It’s been a crazy week for the markets, both here and overseas. The Fed apparently wasn’t aggressive enough for investors, which started the selling that was accelerated by Trump’s decision to slap China with tariffs on September 1st to the tune of 10%, and if that wasn’t enough to freak the market out, China decided to manipulate the value of their currency in retaliation. All of that, and here we are on Friday, with stocks teetering on a potentially positive week… go figure!
I’m often asked if I ever worry about the market changing to the point where our trend-following strategy won’t work anymore and I always provide the same answer:
“The reason trend-following works in the market is because the market’s moves are the result of human behavior. So in order for the market to ‘change,’ human behavior would have to change, and I never see that happening.”
Humans are not good investors because we’re too emotional, and mixing emotions with money is like mixing hot sauce with peanut butter (something I honestly considered during a conversation with my bride and boys this past week). I love peanut butter – and I love hot sauce – but I have a feeling the two have no place on a plate together.
The point is, in order to be a good investor, you have to start with a philosophy, create a retirement plan for yourself, design an investment strategy around rules that you’ve tested, and the rest is simple:
If you don’t have the time or interest in determining your philosophy, creating a plan, and designing an investment management strategy, then you should interview a few firms and hire a professional to do it for you.
When a doctor performs surgery in the trauma room, the he/she will not be distracted by a pan that falls and loudly hits the ground, a newfound artery that’s causing a surprise internal hemorrhage, or the sound of a second patient being rushed in via life flight into the trauma room next door that will require his/her attention immediately following his current task.
The same can be said for professionals in the retirement planning and investment management world. We diagnose financial problems and perform surgery to correct those issues. When (inevitably) the market gets crazy and the news starts blaring, we’re here to hold your hand when you’re preparing to inadvertently and unknowingly hurt yourself.
Humans hurt themselves financially because they’re fearful. They can’t tell the difference between reality and the mirage. You may have heard the acronym for the word:
Roughly 25% of the time, investors should be afraid and they should take action in their retirement portfolios, but the fact is, most people don’t know when or what to do. The other 75% of the time, however, the acronym above holds true and there’s really nothing to be afraid of. Again, in those times (and today, I’ll say “in these times”), our job is to ensure you’re staying on the road and headed in the right direction.
Since the market last bottomed after the 2007-09 crash, there have been five times in 10 years (see the vertical red, dotted lines in the chart below) when tornado sirens were going off, it made sense to head to the basement and sell your stocks to avoid getting obliterated by a tornado. Now, in all five of these circumstances, the tornado never showed up… but does that mean you should ignore the sirens next time?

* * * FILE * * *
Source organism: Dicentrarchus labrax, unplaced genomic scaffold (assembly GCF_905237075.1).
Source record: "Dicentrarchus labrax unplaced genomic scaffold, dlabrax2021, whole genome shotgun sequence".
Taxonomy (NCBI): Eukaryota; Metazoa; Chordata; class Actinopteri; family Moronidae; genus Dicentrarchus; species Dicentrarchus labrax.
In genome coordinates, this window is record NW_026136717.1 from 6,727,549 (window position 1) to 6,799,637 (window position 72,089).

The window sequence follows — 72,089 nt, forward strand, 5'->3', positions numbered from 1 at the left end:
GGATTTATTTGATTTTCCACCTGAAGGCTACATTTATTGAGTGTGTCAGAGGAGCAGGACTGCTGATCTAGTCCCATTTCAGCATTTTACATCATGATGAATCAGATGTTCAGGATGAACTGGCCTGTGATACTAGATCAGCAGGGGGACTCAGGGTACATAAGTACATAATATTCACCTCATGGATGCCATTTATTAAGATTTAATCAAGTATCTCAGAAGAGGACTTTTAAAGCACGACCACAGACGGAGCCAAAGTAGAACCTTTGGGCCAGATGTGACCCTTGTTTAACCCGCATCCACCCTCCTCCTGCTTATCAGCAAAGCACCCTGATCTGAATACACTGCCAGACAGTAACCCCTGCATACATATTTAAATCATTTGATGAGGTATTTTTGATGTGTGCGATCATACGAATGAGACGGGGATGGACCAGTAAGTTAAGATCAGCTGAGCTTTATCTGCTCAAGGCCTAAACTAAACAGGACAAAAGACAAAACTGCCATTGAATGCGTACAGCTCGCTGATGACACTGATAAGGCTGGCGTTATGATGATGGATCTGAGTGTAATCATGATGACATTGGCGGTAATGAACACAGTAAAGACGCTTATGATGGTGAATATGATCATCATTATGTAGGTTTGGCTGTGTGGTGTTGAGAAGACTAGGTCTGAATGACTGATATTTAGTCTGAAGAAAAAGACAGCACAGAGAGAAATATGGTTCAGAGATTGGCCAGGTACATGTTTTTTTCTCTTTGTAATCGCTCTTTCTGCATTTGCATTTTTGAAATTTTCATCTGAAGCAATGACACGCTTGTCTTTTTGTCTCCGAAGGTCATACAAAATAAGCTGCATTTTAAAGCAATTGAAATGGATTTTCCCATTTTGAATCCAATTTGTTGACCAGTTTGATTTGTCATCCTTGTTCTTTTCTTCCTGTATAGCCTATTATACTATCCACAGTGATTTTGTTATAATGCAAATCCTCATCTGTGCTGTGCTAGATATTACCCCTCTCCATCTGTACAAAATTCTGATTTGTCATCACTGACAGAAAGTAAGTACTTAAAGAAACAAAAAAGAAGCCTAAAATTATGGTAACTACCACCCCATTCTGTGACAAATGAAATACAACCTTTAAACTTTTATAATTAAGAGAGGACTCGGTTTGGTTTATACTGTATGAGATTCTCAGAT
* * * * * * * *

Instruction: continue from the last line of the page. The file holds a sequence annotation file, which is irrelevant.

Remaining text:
In addition, notice all the reasons to sell, above. There’s always something to be afraid of, isn’t there?!
However, we need to discern reality from the mirage. Is this new trade war talk, the new tariffs, and Yuan manipulation a reason to sell?
No… at least, not yet.
And just because it’s possible that things could get worse doesn’t mean that you should sell in anticipation of something bad happening. Again, you should have rules, and when the big “sell signal” in your book of rules triggers, that’s when you sell, and no sooner…
…because after all, you could be wrong, and then what are you going to do? When do you get back in? As a fellow technician and legend in the investment world titled his most recent book, “When the time comes to buy, you won’t want to.”
Again, it’s human emotion that gets in our way and creates failure in our retirement portfolios.
The market falls by roughly -5% roughly three times-per-year, on average. The most recent drop this past week marks the 2nd time it happened in 2019. Should we be afraid?
When you get in your car to go on a long road trip or vacation, and you punch in the address into a GPS, you generally follow the route guidance with rare exceptions (stopping for gas, food, or bathroom breaks). There can be times of heavy rain when you might want to slow down dramatically and take less risk, white-out conditions that might justify pulling over to the side of the road, or tornadoes that force you to get out of the car and hunker down in a ditch or under a bridge.
This is not one of those times… but if you don’t follow your GPS (retirement and investment plan), and keep going off course, getting distracted by clouds, continually stopping the car or unnecessarily slowing down, you’ll never get to (or through) retirement like you hope to.
When real clouds come and there’s danger on the horizon, we’ll always take the appropriate measures to manage risk because we have our rules in place that have been tested, tweaked, re-tested each year, and by following these rules, we eliminate emotion and rightfully ignore the noise when it just doesn’t matter.
Till next time…
AdamCategories: Adam Koos, CFP®, CMT®, Market Commentary